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25 of 25 people found the following review helpful By Zack Davisson HALL OF FAMETOP 500 REVIEWERVINE VOICE on April 17, 2002
Format: Paperback Verified Purchase
"The Films of Akira Kurosawa" is a great introduction to Kurosawa. In both physical size and length, it is an unintimidating invitation to those seeking to learn more about a director whose films they enjoy. It is the most visual of Kurosawa studies, which is nice considering that films are a visual medium. There are both candid on-set shots as well as film stills.
The book is designed for browsing, and does not need to be read front to back. A reader can easily skip around to the films that they are interested in. The writing is casual, and reads easy. Too many Kurosawa books read like college texts, and Donald Richie fills a niche by supplying a book for the casual reader.
The only drawback to "The Films of Akira Kurosawa" is that your interest will be sparked for many films that are not readily available. You will embark on a treasure hunt, seeking out rare gems such as "Drunken Angel," "The Bad Sleep Well" and "Throne of Blood."
To add to the author's credentials, Donald Richie supplies the commentary track on the Criterion Collection DVD of "Roshomon."
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27 of 30 people found the following review helpful By David J. Loftus on January 21, 2000
Format: Paperback
My mother took me to the first Kurosawa film I can remember ("Ikiru") when I was probably about five. I was not in a position to appreciate it then, of course, but a couple of images stuck with me forever. I saw a few more Kurosawas in high school, fortunately -- the earlier, butchered "Seven Samurai," "Yojimbo," possibly one or two more -- and many others when I got to college in Boston.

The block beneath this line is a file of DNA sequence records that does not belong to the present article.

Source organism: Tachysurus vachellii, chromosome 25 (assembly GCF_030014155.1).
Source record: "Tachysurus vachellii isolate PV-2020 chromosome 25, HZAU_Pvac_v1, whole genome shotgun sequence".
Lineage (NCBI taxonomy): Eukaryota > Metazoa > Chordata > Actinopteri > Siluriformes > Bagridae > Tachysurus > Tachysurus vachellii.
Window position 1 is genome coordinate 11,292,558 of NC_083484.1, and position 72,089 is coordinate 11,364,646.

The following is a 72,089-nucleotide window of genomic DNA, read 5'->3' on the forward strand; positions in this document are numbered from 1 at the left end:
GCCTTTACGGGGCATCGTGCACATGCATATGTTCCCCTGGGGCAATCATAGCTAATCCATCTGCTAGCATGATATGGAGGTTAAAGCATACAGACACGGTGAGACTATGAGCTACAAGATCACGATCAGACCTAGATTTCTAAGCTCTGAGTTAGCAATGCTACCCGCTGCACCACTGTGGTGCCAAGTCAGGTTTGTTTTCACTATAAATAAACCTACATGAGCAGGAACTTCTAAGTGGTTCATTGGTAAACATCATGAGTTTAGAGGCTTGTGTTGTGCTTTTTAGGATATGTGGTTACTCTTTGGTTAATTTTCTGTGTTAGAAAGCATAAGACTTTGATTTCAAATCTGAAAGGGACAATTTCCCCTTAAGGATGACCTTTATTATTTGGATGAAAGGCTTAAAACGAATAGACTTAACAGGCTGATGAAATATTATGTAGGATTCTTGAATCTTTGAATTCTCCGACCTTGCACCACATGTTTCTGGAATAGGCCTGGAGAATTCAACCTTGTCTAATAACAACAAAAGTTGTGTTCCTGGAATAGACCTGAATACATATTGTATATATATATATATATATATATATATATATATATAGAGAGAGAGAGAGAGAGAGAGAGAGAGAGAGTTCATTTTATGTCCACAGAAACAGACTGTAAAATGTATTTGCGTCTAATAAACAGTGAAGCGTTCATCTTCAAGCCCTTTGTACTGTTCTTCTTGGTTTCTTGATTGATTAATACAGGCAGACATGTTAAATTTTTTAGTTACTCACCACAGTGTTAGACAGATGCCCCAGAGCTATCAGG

Kurosawa was one of the true artistic geniuses of the twentieth century. His career as a screenwriter began during the Second World War and as a director shortly after it. Despite the strange culture and often historic settings of his stories, Kurosawa is perhaps the most "Western" of Japanese film directors up to the 1970s. The plots have a clarity, and the action (Samurai sword battles, for instance) a vibrancy, that grip a viewer in a way lesser filmmakers on both sides of the Pacific cannot hope to match.
His work has probably influenced more other filmmakers than any director in or out of the US. Other reviewers have named names; as to specific works, "Rashomon" was remade as "The Outrage," "Seven Samurai" turned into "The Magnificent Seven," "Yojimbo" became "A Fistful of Dollars," and "The Hidden Fortress" inspired "Star Wars." In turn, Kurosawa made films based on the plots of "Macbeth," "King Lear," Dostoevsky's "The Idiot," and Gorky's "The Lower Depths."
Richie's book does this incredible writer and director's work full justice. His discussion of plotting, acting, editing technique, and all the other aspects of this great artist's work only deepen one's appreciation for what already loves on screen. I have an original hardcover copy as well as the third revised edition in paperback.
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12 of 12 people found the following review helpful By Mike Peters on July 3, 2001
Format: Paperback
I was most impressed with this book - the neat layout, the methodical approach of dealing with each film, the lavish screenshots and the impressive knowledge the author has of his subject. Most of all however, i really appreciated the way in which Richie makes absolutely clear all his ideas - even to a reader who had very little knowledge of cinematography or film criticism like myself. This is not to say the content of this book is simple, moreover it is presented in a way which anyone can understand. Richie's style is refreshingly fluid and jargon-free which makes the book very easy to read, unlike many critical volumes which are verbose and long-winded. There are many films in this book which i have still not seen, but it has really sparked my interest in Kurowasawa and his films. If you wish to obtain a concise but thorough grounding in the critical ideas relating to this brilliant directors work, then this book is ideal for you.